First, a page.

ETF Trends
ETF Trends

As workers hang up their hats and plan for their golden years, retirees are browsing through exchange traded funds to meet their income needs, and there are a lot of yield-producing options to choose from.

For instance, there are over 500 ETFs that offer better yields than 10-year U.S. Treasuries, and investors can breakdown the categories into  equity, fixed-income and alternatives, writes Grant Engelbart, portfolio manager at CLS Investments, for InvestmentNews.

Among equity income options, investors will likely look at dividend-paying stock ETFs. While equity yields have been historically lower than fixed-income payouts, equities offer more attractive long-term capital appreciation. However, potential investors should be aware that stocks are typically more volatile than bonds, but dividend stocks are typically less volatile than the overall equities market.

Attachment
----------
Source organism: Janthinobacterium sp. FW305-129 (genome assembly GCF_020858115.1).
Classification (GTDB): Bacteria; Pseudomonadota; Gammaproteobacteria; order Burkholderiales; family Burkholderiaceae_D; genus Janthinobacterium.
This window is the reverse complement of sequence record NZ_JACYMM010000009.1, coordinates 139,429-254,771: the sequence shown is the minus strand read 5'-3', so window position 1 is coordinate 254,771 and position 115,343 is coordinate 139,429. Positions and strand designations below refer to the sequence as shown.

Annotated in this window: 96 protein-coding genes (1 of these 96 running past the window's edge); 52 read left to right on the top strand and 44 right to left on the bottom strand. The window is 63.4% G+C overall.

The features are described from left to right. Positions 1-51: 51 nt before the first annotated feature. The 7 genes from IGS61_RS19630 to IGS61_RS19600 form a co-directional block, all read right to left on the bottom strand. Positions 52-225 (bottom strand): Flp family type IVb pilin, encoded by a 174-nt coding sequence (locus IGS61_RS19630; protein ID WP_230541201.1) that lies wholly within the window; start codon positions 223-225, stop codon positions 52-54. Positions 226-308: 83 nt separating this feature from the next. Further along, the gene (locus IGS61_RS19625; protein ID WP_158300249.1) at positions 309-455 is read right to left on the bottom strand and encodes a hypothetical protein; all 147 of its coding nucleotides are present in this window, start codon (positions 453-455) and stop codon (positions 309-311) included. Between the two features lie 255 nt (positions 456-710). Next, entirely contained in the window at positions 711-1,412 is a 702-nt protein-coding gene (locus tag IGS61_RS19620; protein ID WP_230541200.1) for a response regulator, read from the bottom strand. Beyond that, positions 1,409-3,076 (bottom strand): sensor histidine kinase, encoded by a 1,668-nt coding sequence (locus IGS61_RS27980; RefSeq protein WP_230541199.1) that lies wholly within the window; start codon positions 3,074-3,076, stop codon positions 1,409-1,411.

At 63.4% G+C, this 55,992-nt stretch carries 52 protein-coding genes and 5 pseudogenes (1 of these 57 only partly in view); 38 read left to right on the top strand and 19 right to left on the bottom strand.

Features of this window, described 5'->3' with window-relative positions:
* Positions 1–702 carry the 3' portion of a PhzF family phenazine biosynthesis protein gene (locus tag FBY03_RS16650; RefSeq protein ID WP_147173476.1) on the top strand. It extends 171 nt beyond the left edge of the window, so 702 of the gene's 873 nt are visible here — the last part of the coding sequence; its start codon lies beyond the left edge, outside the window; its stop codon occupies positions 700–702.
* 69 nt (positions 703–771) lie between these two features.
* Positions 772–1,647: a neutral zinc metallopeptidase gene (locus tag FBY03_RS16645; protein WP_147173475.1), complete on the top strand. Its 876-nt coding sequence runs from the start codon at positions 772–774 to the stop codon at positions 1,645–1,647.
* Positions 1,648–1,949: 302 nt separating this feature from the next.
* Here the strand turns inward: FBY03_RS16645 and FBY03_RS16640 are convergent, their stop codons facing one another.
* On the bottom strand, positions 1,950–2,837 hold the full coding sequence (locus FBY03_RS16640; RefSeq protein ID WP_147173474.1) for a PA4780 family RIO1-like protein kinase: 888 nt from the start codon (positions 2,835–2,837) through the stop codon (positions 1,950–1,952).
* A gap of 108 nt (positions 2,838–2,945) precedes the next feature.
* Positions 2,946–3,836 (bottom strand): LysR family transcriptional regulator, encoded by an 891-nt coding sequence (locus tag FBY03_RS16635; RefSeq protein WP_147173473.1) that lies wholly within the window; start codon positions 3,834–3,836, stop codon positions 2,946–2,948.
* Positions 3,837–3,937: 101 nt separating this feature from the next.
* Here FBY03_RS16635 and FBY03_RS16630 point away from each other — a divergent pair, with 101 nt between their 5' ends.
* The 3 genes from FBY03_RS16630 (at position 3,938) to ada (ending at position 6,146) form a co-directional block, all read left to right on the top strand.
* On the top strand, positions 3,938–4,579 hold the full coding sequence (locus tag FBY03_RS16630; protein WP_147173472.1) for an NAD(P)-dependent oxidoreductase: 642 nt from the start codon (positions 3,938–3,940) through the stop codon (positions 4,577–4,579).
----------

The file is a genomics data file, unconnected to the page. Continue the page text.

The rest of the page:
Dividend investors can consider some high-quality paying stocks that have a history of raising dividends. For instance, the Vanguard Dividend Appreciation ETF (NYSEArca: VIG) tracks U.S. stocks that have increased dividends for at least 10 consecutive years. The Schwab US Dividend Equity ETF (NYSEArca: SCHD) includes 100 stocks that showed consistent dividend payouts for at least 10 consecutive years. The SPDR S&P Dividend ETF (NYSEArca: SDY) holds firms that have a minimum dividend increase streak of 20 years. Looking at yields, VIG has a 2.14% 12-month yield, SCHD has a 2.69% 12-month yield and SDY has a 2.25% 12-month yield. [Retirees May Need More Stock ETFs to Meet Income Needs]

Potential investors should be aware the tax consequences as well. Dividends are passed through to ETF investors and may be taxed as qualified and ordinary income. The providers will publish the percentage of dividends paid that were qualified at the end of the year. ETFs that rebalance semi-annually or annually will lower the chance of non-qualified dividends.

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